Practices with over 9,000 patients are able to opt for their own budgets, so that they can buy services for their patients from NHS directly managed hospitals, Trusts, private hospitals and laboratories. They are funded per capita with some weighting, and are able to negotiate the most advantageous contracts for both in-patient and out­patient services. Some doctors are demanding priority treatment for their own patients from hospitals desperate for contracts (queue-jumping) and some are employing consultants to see their patients in their own surgeries. Budget-holders tend to be in ‘leafy suburbs, with a higher proportion of patients who have some private insurance, so per capita payments will buy more and quicker treatments for the non-insured patients. All this amounts to the two-tier service in action.

Non-budget holders

GPs who have not opted for their own budgets are required/expected to refer their patients to the hospitals where their DHA has negotiated contracts. They lose the right to refer patients where they wish – except with special permission from the DHA, which has a fund for extra-contractual referrals (ECRs). There are reports of ECR funds being exhausted after only five months.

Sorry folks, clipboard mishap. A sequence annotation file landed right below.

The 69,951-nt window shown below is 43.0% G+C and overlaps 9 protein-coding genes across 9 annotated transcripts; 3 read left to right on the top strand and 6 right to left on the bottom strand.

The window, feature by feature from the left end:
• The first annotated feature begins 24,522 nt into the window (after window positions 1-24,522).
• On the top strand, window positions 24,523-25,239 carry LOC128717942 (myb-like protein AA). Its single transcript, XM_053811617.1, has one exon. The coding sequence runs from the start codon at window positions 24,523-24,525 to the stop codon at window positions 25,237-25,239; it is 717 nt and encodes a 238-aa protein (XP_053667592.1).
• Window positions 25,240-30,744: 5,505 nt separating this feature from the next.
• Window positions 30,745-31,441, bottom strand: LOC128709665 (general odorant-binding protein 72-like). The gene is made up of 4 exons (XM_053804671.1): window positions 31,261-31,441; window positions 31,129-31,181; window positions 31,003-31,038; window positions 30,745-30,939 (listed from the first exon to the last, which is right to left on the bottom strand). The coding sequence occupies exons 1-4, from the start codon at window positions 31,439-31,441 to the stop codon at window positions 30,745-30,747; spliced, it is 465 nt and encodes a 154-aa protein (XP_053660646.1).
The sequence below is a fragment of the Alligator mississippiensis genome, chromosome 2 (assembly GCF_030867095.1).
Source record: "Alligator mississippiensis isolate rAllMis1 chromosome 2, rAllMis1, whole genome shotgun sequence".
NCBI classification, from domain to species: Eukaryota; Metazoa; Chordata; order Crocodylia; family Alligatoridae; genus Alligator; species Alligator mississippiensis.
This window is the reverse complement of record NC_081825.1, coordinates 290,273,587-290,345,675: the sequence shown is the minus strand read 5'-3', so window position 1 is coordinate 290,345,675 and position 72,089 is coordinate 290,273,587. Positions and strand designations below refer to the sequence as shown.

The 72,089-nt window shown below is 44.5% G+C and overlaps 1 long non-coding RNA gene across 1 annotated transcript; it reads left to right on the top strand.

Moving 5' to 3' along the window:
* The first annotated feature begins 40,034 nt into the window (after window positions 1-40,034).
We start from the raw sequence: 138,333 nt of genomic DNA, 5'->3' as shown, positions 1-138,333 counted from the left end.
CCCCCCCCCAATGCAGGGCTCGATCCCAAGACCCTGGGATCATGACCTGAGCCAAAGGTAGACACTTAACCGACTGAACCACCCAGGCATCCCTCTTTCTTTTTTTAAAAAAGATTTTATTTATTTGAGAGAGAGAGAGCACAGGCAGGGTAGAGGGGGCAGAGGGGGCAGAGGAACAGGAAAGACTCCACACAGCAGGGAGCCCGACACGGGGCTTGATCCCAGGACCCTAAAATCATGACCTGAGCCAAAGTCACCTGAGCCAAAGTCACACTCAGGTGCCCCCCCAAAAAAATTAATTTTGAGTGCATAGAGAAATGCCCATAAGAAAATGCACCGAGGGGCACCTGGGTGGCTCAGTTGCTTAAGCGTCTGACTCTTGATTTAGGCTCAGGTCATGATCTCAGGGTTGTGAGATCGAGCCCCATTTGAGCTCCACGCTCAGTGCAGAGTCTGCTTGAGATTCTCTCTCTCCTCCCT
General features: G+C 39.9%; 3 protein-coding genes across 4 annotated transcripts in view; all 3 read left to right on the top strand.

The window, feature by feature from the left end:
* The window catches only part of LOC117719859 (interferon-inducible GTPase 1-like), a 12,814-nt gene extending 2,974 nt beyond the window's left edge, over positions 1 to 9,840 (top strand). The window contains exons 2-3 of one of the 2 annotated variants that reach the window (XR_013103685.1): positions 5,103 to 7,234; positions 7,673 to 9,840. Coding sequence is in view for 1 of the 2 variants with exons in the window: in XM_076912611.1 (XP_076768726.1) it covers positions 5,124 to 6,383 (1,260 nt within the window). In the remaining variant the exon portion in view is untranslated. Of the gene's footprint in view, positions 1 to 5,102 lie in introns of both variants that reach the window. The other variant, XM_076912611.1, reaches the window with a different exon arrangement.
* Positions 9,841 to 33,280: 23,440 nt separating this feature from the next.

The Royal College of General Practitioners has complained that the internal market “will seriously damage patient care and the doctor-patient relationship”. They mean that patients will not be sure whether decisions are being made for financial reasons or in their own best interests. There is also the danger that practices will be forced into competition which must mean that some will be losers.

4 Hospitals and the Internal Market

District Health Authorities (DHAs)

DHAs are responsible for meeting the health needs of their local population and are expected to assess the needs of their area. They will either provide services for their local populations or purchase them from other health authorities or the private sector (including Trusts). Their senior staff are either managers of the services they provide or purchaser who seek and negotiate contracts for patients of non-budget-holding GPs. DHA meetings appear to be divided into two parts with the members dealing with ‘purchaser’ and ‘provider’ reports separately.